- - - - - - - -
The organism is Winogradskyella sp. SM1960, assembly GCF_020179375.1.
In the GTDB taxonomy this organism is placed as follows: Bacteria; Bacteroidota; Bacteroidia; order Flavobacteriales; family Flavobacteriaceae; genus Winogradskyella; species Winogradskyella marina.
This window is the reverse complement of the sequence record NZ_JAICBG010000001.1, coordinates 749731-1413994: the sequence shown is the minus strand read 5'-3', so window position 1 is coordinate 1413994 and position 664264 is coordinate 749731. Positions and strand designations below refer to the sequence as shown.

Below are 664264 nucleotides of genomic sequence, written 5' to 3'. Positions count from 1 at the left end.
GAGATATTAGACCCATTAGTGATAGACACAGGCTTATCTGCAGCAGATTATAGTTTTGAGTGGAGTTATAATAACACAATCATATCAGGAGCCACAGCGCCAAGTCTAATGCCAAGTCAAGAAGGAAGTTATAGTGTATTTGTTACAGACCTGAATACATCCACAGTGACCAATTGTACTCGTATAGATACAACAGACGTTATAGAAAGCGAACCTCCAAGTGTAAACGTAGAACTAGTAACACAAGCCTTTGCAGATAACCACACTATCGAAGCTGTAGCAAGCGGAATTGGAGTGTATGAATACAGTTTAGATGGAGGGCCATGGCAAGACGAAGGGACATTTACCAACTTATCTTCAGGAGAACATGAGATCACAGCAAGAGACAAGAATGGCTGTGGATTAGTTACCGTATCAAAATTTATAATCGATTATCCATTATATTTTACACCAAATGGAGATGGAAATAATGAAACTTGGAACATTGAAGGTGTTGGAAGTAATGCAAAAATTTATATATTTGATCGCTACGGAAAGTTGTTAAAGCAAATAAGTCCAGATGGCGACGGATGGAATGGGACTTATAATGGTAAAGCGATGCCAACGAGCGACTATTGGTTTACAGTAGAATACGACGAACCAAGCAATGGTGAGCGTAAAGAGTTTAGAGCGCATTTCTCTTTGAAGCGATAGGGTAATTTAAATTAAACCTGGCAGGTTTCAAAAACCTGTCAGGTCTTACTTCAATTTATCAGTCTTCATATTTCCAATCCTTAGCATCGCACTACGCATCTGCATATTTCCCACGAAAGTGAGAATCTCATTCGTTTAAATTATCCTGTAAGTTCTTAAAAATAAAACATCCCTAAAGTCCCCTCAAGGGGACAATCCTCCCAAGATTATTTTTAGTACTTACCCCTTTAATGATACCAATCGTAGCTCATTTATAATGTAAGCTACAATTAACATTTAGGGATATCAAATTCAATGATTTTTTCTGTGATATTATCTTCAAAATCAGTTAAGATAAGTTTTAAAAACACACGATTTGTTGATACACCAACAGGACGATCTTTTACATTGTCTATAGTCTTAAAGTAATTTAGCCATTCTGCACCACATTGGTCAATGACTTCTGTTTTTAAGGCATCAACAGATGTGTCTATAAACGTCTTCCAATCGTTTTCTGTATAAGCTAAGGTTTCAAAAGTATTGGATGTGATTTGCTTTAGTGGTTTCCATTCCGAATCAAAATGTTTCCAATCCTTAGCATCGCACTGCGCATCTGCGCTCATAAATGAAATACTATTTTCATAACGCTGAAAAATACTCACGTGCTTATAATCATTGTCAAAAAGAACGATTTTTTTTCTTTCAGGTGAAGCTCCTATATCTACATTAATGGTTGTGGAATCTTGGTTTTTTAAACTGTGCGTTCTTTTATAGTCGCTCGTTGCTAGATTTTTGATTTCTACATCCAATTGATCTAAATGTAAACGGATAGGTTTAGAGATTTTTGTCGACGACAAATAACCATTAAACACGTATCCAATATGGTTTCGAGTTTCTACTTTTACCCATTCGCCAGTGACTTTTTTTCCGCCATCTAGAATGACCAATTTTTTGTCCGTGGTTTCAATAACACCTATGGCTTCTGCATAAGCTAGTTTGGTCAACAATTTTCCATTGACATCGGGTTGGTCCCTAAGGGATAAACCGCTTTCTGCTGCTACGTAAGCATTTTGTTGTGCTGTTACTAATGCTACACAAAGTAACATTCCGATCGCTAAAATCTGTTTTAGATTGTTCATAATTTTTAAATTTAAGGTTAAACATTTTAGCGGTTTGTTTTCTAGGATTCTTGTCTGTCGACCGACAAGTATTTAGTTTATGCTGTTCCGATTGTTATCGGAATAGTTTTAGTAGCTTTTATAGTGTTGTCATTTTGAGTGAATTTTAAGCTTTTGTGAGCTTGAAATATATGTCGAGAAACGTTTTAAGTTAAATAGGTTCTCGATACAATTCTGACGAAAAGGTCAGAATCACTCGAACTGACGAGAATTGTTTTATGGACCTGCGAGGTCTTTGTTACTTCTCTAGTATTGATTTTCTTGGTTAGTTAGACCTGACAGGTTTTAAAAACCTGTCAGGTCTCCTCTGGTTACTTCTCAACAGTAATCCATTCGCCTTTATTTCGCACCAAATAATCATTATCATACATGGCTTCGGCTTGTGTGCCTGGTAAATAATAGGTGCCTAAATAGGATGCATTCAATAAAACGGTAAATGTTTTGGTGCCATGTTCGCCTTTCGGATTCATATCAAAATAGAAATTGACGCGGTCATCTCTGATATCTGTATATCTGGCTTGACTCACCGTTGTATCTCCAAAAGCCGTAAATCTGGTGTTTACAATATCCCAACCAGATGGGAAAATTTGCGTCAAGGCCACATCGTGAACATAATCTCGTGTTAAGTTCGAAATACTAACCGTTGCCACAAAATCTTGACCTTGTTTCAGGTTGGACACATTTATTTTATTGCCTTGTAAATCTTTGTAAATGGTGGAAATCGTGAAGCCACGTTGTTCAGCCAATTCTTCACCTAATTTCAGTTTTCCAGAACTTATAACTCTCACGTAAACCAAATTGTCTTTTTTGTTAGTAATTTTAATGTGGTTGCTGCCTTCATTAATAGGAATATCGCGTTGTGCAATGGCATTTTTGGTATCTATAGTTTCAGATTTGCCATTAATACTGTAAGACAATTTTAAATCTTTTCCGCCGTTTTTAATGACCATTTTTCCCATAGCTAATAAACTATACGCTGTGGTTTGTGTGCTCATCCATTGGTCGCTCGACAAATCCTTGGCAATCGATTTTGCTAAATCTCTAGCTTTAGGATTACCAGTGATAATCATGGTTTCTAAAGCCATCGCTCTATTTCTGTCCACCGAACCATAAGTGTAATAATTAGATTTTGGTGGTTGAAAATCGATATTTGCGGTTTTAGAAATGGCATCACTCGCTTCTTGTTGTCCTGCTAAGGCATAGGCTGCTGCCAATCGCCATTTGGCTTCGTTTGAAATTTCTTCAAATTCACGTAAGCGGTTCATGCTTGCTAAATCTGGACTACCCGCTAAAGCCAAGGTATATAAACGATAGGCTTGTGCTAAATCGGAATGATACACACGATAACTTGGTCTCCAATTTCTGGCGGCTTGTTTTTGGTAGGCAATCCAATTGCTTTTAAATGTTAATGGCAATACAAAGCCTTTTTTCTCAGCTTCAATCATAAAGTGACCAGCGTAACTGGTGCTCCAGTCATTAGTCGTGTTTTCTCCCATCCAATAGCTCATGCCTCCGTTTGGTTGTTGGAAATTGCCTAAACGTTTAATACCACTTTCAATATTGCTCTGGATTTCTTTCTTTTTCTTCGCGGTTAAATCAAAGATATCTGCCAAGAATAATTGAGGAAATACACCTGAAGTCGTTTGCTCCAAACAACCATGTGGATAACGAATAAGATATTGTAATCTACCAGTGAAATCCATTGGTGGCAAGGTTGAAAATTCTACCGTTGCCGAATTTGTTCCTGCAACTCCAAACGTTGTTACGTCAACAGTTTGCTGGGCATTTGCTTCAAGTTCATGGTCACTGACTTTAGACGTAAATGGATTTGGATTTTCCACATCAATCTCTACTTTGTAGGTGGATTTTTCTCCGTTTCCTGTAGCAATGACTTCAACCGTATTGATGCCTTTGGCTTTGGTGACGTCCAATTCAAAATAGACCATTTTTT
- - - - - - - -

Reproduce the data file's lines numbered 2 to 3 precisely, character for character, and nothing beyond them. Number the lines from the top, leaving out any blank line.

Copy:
In the GTDB taxonomy this organism is placed as follows: Bacteria; Bacteroidota; Bacteroidia; order Flavobacteriales; family Flavobacteriaceae; genus Winogradskyella; species Winogradskyella marina.
This window is the reverse complement of the sequence record NZ_JAICBG010000001.1, coordinates 749731-1413994: the sequence shown is the minus strand read 5'-3', so window position 1 is coordinate 1413994 and position 664264 is coordinate 749731. Positions and strand designations below refer to the sequence as shown.